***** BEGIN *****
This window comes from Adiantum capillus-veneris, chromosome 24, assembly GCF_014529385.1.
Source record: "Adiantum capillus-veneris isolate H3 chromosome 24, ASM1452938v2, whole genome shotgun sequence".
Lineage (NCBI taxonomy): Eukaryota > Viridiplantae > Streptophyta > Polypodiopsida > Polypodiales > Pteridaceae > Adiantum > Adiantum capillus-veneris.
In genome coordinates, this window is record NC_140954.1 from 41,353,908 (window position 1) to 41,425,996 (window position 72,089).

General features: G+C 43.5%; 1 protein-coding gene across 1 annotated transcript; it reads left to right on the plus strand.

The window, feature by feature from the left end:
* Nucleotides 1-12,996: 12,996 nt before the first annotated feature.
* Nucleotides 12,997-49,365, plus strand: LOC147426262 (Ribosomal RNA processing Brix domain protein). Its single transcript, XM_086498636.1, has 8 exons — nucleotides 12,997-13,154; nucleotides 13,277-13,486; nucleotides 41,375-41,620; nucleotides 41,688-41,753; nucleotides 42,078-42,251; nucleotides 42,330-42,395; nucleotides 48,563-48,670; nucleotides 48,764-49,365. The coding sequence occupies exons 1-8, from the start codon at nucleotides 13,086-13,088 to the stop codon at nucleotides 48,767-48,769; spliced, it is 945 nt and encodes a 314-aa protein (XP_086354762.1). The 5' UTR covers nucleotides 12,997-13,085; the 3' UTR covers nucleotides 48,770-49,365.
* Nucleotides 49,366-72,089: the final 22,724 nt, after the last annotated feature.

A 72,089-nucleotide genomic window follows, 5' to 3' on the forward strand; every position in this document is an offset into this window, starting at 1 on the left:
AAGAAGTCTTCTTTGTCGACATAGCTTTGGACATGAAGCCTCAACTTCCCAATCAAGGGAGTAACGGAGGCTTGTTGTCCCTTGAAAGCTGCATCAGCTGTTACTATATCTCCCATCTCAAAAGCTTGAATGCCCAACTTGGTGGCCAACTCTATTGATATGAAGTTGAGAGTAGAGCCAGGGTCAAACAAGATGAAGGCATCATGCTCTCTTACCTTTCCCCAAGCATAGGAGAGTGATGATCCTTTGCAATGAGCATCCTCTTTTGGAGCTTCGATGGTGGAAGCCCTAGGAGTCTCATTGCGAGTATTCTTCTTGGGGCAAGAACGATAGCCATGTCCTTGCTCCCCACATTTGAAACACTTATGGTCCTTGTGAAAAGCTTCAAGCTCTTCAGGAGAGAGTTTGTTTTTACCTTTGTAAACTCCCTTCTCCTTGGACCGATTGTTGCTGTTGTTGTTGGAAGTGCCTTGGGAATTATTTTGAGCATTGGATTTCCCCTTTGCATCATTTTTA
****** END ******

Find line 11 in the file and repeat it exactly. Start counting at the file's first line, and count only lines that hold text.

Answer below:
AAGAAGTCTTCTTTGTCGACATAGCTTTGGACATGAAGCCTCAACTTCCCAATCAAGGGAGTAACGGAGGCTTGTTGTCCCTTGAAAGCTGCATCAGCTGTTACTATATCTCCCATCTCAAAAGCTTGAATGCCCAACTTGGTGGCCAACTCTATTGATATGAAGTTGAGAGTAGAGCCAGGGTCAAACAAGATGAAGGCATCATGCTCTCTTACCTTTCCCCAAGCATAGGAGAGTGATGATCCTTTGCAATGAGCATCCTCTTTTGGAGCTTCGATGGTGGAAGCCCTAGGAGTCTCATTGCGAGTATTCTTCTTGGGGCAAGAACGATAGCCATGTCCTTGCTCCCCACATTTGAAACACTTATGGTCCTTGTGAAAAGCTTCAAGCTCTTCAGGAGAGAGTTTGTTTTTACCTTTGTAAACTCCCTTCTCCTTGGACCGATTGTTGCTGTTGTTGTTGGAAGTGCCTTGGGAATTATTTTGAGCATTGGATTTCCCCTTTGCATCATTTTTA